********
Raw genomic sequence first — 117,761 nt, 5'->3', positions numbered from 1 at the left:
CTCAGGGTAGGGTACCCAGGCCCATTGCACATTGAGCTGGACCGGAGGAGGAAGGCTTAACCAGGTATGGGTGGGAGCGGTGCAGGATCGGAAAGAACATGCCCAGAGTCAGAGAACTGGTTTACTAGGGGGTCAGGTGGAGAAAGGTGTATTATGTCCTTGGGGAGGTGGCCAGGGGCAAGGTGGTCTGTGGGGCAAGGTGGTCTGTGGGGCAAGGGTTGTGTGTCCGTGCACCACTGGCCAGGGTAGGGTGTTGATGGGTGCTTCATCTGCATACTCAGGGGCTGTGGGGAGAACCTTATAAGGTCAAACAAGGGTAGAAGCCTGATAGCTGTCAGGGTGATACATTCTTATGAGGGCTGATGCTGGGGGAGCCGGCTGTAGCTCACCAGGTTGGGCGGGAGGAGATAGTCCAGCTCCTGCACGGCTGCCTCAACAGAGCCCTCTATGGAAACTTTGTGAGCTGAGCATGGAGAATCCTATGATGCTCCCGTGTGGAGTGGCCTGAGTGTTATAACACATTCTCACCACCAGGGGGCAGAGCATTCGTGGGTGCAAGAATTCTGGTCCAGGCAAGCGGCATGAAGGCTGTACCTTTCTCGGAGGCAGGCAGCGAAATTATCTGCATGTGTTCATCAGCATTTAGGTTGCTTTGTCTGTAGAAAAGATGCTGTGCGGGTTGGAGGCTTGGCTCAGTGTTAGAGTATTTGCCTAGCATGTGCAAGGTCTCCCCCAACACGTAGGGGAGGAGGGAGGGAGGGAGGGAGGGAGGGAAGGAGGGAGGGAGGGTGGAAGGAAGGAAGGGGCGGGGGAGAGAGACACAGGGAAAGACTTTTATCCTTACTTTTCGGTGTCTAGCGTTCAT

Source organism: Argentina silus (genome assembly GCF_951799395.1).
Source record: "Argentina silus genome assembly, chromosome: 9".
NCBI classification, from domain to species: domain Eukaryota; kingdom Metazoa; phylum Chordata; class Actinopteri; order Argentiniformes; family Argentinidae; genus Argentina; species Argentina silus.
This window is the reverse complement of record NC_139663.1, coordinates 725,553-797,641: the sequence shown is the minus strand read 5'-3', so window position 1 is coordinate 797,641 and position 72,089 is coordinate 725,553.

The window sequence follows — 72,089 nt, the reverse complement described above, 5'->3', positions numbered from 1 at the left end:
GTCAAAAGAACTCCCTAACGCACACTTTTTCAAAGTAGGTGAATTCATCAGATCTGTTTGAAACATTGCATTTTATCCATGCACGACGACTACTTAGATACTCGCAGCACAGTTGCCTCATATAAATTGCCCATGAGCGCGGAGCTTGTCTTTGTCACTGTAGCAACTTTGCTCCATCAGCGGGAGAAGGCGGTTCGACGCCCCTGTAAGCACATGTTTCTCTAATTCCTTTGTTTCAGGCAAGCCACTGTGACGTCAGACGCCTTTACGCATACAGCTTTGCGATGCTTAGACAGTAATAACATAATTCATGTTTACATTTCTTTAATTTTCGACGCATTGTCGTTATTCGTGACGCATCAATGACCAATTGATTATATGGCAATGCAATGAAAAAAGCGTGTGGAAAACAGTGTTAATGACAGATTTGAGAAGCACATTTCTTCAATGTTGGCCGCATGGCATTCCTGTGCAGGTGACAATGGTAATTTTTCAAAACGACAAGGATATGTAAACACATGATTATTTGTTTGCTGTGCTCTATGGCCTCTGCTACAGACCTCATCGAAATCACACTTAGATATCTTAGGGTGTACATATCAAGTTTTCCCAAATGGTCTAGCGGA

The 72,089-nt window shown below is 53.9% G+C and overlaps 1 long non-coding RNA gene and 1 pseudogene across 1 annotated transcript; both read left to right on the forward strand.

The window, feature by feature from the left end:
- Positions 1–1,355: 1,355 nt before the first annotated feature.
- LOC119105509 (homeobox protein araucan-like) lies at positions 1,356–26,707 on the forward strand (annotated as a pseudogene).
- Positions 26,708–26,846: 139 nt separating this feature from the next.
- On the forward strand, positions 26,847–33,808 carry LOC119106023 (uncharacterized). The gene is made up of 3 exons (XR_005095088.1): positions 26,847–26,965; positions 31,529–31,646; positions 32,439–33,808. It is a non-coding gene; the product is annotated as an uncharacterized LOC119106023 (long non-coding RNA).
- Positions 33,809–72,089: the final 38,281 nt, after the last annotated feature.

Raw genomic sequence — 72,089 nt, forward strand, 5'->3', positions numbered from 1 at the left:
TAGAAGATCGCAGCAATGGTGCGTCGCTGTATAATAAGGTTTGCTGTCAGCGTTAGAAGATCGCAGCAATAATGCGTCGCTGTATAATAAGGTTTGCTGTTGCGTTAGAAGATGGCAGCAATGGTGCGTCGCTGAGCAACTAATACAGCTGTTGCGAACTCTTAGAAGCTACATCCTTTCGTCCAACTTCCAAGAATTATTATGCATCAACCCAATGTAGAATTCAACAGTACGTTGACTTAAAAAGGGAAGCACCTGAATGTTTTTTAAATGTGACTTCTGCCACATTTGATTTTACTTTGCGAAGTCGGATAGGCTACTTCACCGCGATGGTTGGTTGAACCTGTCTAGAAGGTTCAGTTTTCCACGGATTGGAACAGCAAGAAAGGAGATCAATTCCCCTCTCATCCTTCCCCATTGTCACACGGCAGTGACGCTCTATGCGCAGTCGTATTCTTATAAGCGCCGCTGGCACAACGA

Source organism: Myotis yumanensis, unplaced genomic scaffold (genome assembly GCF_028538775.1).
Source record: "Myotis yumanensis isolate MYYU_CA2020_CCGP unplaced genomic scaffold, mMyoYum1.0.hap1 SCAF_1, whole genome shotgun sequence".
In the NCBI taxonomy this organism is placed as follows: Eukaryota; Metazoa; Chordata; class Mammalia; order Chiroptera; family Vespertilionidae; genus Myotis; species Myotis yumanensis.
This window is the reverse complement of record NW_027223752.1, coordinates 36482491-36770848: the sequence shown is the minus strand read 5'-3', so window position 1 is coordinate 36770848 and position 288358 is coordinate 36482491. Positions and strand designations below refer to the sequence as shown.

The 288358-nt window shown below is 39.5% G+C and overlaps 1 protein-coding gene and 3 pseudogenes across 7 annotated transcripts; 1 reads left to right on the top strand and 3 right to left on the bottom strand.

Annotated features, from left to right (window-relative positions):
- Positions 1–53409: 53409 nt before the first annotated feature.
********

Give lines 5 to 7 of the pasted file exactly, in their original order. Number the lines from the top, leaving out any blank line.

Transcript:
NCBI classification, from domain to species: domain Eukaryota; kingdom Metazoa; phylum Chordata; class Actinopteri; order Argentiniformes; family Argentinidae; genus Argentina; species Argentina silus.
This window is the reverse complement of record NC_139663.1, coordinates 725,553-797,641: the sequence shown is the minus strand read 5'-3', so window position 1 is coordinate 797,641 and position 72,089 is coordinate 725,553.

The window sequence follows — 72,089 nt, the reverse complement described above, 5'->3', positions numbered from 1 at the left end: